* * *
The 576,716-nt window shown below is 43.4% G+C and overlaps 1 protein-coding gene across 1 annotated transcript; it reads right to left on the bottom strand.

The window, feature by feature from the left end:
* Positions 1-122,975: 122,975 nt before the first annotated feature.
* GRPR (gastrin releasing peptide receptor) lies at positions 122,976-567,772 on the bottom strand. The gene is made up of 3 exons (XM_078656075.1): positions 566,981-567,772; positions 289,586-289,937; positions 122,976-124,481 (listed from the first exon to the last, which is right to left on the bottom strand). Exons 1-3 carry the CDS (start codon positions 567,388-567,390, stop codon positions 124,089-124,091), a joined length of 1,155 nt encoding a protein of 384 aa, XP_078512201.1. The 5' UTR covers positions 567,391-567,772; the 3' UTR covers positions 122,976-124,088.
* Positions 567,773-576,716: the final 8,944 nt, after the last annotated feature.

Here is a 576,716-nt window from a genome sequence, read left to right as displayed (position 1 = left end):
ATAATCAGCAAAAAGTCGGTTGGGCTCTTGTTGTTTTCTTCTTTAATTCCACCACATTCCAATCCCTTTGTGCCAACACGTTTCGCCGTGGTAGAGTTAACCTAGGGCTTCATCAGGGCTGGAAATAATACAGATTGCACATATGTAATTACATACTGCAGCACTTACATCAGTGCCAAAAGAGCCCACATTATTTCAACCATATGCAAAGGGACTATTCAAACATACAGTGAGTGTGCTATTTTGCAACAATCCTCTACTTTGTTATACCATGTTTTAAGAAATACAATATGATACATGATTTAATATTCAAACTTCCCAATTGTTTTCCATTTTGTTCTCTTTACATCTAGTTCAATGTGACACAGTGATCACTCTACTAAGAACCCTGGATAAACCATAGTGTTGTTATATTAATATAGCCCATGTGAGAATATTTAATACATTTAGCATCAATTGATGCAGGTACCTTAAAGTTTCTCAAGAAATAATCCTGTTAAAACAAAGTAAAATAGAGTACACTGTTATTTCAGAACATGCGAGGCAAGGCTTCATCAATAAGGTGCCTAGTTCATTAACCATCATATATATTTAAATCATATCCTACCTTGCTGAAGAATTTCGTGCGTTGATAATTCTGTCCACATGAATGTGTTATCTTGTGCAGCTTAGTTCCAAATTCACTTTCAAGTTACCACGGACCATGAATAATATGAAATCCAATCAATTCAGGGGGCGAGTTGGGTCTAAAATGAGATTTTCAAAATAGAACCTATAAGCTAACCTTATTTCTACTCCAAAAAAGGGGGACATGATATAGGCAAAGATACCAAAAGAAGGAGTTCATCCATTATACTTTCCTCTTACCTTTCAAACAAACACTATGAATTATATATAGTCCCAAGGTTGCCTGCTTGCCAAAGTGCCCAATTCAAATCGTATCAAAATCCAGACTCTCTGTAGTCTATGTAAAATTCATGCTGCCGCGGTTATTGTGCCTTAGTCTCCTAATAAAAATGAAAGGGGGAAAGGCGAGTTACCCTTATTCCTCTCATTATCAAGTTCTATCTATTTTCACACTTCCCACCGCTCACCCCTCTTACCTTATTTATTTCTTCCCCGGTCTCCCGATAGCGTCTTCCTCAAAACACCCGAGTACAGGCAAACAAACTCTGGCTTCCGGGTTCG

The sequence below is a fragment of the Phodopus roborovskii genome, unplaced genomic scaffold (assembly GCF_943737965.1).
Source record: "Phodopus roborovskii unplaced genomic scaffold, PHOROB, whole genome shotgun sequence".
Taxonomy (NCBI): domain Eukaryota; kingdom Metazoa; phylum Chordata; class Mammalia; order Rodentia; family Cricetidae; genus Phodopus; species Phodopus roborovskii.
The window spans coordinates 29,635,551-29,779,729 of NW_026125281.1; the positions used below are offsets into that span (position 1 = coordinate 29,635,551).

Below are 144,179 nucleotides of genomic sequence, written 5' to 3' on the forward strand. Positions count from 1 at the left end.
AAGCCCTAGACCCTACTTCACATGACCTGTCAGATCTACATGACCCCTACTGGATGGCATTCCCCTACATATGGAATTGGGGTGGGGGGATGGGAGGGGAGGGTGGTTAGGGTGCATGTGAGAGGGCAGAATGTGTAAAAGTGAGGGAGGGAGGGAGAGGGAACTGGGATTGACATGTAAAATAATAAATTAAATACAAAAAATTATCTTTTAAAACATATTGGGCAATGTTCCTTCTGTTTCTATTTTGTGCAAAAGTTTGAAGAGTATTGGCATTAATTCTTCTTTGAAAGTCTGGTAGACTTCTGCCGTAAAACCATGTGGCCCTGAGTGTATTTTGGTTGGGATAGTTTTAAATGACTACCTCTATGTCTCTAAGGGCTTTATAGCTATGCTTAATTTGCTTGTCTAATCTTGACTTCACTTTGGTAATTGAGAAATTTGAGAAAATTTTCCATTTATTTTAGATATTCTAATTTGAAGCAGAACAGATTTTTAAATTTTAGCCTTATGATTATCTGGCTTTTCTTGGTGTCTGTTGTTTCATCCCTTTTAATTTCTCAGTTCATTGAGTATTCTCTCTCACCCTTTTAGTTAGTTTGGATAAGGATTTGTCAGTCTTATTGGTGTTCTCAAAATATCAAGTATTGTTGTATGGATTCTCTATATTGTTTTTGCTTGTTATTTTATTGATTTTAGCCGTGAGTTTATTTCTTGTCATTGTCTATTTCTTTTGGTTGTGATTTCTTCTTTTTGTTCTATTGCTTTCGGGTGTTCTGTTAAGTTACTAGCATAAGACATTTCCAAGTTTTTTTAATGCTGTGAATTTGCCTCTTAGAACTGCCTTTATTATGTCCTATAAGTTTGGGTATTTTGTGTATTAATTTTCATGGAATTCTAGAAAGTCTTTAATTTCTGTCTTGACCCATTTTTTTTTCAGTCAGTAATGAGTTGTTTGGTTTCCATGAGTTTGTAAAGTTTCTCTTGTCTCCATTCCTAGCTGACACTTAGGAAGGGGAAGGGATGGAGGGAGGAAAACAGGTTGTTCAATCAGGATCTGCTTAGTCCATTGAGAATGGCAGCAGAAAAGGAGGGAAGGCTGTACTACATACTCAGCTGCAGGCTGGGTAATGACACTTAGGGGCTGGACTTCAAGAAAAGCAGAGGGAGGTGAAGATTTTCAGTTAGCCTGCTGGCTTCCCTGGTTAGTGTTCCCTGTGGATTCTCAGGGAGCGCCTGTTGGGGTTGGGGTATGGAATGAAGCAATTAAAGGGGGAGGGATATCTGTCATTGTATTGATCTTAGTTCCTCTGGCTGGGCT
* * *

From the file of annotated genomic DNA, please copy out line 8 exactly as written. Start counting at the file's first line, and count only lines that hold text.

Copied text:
The sequence below is a fragment of the Phodopus roborovskii genome, unplaced genomic scaffold (assembly GCF_943737965.1).